These 10 Companies Own Almost All of the Brands You Use

Walking into the grocery store, gas station, or restaurant, one is presented with a wide variety of food and beverage choices, but most don’t realize that the majority of brands can be traced back to just 10 major companies. The wide selection of flavors and recipes is nice, but there is a bit of an illusion when it comes to the companies your dollar is supporting.

Consumers are becoming more informed about healthy food choices and the business practices of large corporations, creating a more conscious marketplace and greater demand for improvement in both of those fields. As a consumer you have the power to vote with your dollar (or euro, ect…), the problem being it is not always clear which company you are ultimately voting on. This is a list of the 10 companies that have an unbelievable reach, and the brands under them that you may or may not be buying into power.

10 companies own all food

Nestle 

nestle

2016 sales profits:  $89.5 Billion 

This company owns over 3000 brands across 30 countries. Some you may be familiar with are Gerber, DiGiorno, and Nestle water. (Here is the A-Z of american products from their own website)

Pepsico

pepsico

2016 sales profits: $62.8 Billion

Pepsi owns 22 brands, but they are all giants, these include companies like Lays, Aquafina, and Starbucks. Here is the full list from Pepsi’s own website.

General mills

general mills

2016 sales profits: $16.6 Billion (down 6% from 2015)

This 150 year old company proudly boasts “More than 100 brands. In more than 100 countries. On six continents.” Mostly known for their baking products like Betty Crocker and Bisquick, they also own vegetable companies like Green Giant.

Kellogg’s

kellogg

2016 sales profits: $13.01 Billion

Kellogg owns 29 brands. I was surprised to discover Kellogg owns Morning Star and Garden burger, two vegetarian friendly companies I have eaten for awhile.

Associated British Foods

associated british foods

2016 sales profit (before tax): £1.042 Billion ($1.243 Billion)

Associated British foods owns 31 brands. Obviously these are much more common in Europe, some names you may recognize in the states would be Truvia and Ovaltine.

Mondelez 

mondelez

2016 sales profit: $10.1 Billion

Mondelez owns a staggering 51 different brands. Including huge names like Nabisco, Ritz, Stride, Sour patch kids, and Philadelphia.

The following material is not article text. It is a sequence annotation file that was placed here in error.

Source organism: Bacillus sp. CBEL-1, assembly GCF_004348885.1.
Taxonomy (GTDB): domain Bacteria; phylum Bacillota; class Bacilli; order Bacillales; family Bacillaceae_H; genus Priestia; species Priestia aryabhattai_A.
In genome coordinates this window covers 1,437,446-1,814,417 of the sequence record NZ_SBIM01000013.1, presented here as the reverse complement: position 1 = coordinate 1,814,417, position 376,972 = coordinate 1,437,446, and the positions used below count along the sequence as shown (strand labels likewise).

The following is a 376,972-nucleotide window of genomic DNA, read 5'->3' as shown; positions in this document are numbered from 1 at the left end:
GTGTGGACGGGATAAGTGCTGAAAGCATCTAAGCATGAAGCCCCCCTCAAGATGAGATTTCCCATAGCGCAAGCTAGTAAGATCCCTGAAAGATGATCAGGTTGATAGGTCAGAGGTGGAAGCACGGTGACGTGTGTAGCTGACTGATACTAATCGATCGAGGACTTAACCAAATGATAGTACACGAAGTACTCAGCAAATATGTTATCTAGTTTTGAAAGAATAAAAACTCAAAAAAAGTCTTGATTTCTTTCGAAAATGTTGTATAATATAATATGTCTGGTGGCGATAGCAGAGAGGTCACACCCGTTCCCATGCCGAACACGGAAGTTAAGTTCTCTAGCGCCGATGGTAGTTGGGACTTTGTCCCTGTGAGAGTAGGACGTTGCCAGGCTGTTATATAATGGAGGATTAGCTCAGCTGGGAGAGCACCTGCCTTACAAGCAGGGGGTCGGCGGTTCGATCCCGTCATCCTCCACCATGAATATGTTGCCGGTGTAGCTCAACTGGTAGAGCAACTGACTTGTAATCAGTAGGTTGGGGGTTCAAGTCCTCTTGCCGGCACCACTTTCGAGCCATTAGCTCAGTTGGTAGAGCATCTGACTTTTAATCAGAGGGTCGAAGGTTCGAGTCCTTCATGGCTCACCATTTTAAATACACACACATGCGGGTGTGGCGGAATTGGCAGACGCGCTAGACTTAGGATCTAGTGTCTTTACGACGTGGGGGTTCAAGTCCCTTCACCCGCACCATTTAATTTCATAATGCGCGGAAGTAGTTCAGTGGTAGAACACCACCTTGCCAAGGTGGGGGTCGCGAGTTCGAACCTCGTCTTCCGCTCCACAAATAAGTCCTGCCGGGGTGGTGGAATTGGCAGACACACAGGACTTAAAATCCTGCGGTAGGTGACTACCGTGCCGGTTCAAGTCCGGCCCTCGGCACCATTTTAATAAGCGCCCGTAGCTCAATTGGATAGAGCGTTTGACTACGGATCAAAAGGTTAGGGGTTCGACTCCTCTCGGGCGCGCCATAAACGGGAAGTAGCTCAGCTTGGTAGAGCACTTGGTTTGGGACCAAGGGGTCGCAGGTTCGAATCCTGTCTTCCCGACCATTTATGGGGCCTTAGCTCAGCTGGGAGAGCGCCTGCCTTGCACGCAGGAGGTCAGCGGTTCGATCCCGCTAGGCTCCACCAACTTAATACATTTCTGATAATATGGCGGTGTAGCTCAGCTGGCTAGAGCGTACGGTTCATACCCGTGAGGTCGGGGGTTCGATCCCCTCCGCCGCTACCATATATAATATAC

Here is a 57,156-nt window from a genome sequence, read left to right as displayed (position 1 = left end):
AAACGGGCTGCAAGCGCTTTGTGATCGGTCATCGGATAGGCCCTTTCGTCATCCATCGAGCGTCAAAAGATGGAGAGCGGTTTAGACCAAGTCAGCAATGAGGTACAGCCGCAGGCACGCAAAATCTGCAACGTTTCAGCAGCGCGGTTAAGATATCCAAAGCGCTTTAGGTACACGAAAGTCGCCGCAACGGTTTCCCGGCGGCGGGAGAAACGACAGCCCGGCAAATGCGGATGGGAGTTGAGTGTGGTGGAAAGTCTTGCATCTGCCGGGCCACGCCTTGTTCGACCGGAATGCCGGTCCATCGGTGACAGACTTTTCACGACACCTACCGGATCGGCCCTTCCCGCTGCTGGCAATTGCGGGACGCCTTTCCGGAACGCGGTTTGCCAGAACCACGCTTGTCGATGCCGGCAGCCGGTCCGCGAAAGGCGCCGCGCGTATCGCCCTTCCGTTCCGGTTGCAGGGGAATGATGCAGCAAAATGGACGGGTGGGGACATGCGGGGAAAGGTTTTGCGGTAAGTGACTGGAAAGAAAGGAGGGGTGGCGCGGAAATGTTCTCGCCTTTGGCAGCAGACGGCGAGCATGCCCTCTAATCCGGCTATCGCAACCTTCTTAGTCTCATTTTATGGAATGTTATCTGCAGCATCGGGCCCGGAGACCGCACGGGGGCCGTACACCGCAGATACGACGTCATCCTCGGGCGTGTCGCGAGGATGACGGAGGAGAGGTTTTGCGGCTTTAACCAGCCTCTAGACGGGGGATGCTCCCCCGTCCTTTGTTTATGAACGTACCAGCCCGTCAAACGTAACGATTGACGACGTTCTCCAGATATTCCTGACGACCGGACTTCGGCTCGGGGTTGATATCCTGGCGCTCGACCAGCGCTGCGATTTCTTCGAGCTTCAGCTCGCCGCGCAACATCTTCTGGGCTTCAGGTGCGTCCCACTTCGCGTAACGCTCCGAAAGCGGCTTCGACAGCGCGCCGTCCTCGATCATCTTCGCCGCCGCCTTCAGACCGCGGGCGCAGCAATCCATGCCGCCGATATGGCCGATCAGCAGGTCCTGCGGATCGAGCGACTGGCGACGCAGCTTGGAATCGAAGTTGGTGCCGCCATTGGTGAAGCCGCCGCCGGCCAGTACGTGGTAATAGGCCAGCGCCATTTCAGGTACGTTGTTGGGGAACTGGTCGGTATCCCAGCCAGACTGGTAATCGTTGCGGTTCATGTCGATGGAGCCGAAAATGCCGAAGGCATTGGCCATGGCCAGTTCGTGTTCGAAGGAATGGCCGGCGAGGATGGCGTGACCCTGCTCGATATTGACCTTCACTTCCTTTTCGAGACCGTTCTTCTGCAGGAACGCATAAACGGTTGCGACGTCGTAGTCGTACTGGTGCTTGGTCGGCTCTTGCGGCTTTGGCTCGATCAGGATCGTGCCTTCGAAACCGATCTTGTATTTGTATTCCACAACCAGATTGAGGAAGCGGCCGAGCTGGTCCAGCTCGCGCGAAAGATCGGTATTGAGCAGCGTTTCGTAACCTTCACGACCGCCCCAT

Mars

mars

2016 sales profits: $31 Billion

Mars owns 51 different brands from dog food to chewing gum. Some familiar companies are Iams, Juicy Fruit, M&M’s, and Combos.

Danone

danone

2016 sales profits: $24.27 Billion

Danone owns common brands like Nurticia, Oikos, and Activia, to name a few from the 47 subsidiaries under their name.

Coca-cola

coca-cola

2016 sales profits: $41.9 Billion

Coke has a portfolio of over 3,500 different beverages and 500 brands.  Major brands include Bacardi,  Minute Maid, Natures own, and Dasani. Here is the full list.

Unilever

unilever

2016 sales profits:  £5.5 Billion ($6.56 Billion)

Ben and Jerry’s, Lipton, Klondike, I cant believe it’s not butter, Axe body spray, and Dove. These are just a few of the thousands of brands provided by this financial giant in over 40 countries.

Grand totals

Combined profits: $296.98 Billion

Total brands owned (estimated): 4,831 different product brands

Get the book here on Amazon!

Grow your own, or buy from someone who does!

Going cold turkey from all of these brands and companies would be very difficult, don’t try to take on the beast all at once. It is true they have quite the reach, however you can substitute these products one by one, until you suddenly find yourself making a real home gardendifference.

Instead of buying your yogurt from Danone or nestle, you can take a trip to a local farmers market and purchase some from the farmer who made it himself, without additives or preservatives. You could even learn to make your own yogurt right at home!

The next time you find yourself eating green giant vegetables, remember that you have the power to produce the highest quality organic vegetables yourself. Taking a small initiative, and using a little patients, you can soon be supporting yourself with your own dollars.

So on and so forth, as information and technology become more abundant to the public, we can walk away from these monopolies and rely on our communities as well as ourselves to provide nutrition for our families.

Don’t be too hard on yourself, every little transition you make away from factory food will bring us all that much closer to a healthier, more ethical world.

 

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